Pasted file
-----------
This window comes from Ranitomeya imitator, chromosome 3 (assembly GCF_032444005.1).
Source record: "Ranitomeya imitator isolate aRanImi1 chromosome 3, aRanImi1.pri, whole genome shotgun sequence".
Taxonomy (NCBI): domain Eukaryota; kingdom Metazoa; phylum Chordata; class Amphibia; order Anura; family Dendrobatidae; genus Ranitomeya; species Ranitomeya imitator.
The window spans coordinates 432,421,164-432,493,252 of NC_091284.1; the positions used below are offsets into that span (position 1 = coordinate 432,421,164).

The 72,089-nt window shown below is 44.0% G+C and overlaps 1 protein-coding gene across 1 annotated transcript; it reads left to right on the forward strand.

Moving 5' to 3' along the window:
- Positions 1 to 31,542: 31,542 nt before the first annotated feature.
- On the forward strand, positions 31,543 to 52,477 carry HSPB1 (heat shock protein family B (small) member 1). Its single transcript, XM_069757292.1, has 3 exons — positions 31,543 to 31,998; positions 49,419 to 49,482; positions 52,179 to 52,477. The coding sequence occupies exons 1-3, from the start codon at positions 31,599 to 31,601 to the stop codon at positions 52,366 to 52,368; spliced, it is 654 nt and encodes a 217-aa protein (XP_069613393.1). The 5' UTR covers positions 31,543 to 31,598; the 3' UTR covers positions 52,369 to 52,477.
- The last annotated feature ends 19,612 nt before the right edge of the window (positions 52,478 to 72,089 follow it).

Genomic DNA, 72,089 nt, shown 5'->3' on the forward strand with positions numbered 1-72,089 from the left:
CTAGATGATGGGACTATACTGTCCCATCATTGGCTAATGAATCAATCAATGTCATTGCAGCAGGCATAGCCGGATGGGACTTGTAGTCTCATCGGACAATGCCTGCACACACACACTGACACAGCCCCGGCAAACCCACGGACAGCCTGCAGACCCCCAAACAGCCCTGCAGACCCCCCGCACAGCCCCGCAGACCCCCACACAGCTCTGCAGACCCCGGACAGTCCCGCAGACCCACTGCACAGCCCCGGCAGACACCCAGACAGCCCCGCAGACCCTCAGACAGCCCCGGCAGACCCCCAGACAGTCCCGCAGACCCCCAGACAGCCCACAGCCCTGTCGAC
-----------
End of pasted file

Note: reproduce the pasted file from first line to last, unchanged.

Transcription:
This window comes from Ranitomeya imitator, chromosome 3 (assembly GCF_032444005.1).
Source record: "Ranitomeya imitator isolate aRanImi1 chromosome 3, aRanImi1.pri, whole genome shotgun sequence".
Taxonomy (NCBI): domain Eukaryota; kingdom Metazoa; phylum Chordata; class Amphibia; order Anura; family Dendrobatidae; genus Ranitomeya; species Ranitomeya imitator.
The window spans coordinates 432,421,164-432,493,252 of NC_091284.1; the positions used below are offsets into that span (position 1 = coordinate 432,421,164).

The 72,089-nt window shown below is 44.0% G+C and overlaps 1 protein-coding gene across 1 annotated transcript; it reads left to right on the forward strand.

Moving 5' to 3' along the window:
- Positions 1 to 31,542: 31,542 nt before the first annotated feature.
- On the forward strand, positions 31,543 to 52,477 carry HSPB1 (heat shock protein family B (small) member 1). Its single transcript, XM_069757292.1, has 3 exons — positions 31,543 to 31,998; positions 49,419 to 49,482; positions 52,179 to 52,477. The coding sequence occupies exons 1-3, from the start codon at positions 31,599 to 31,601 to the stop codon at positions 52,366 to 52,368; spliced, it is 654 nt and encodes a 217-aa protein (XP_069613393.1). The 5' UTR covers positions 31,543 to 31,598; the 3' UTR covers positions 52,369 to 52,477.
- The last annotated feature ends 19,612 nt before the right edge of the window (positions 52,478 to 72,089 follow it).

Genomic DNA, 72,089 nt, shown 5'->3' on the forward strand with positions numbered 1-72,089 from the left:
CTAGATGATGGGACTATACTGTCCCATCATTGGCTAATGAATCAATCAATGTCATTGCAGCAGGCATAGCCGGATGGGACTTGTAGTCTCATCGGACAATGCCTGCACACACACACTGACACAGCCCCGGCAAACCCACGGACAGCCTGCAGACCCCCAAACAGCCCTGCAGACCCCCCGCACAGCCCCGCAGACCCCCACACAGCTCTGCAGACCCCGGACAGTCCCGCAGACCCACTGCACAGCCCCGGCAGACACCCAGACAGCCCCGCAGACCCTCAGACAGCCCCGGCAGACCCCCAGACAGTCCCGCAGACCCCCAGACAGCCCACAGCCCTGTCGAC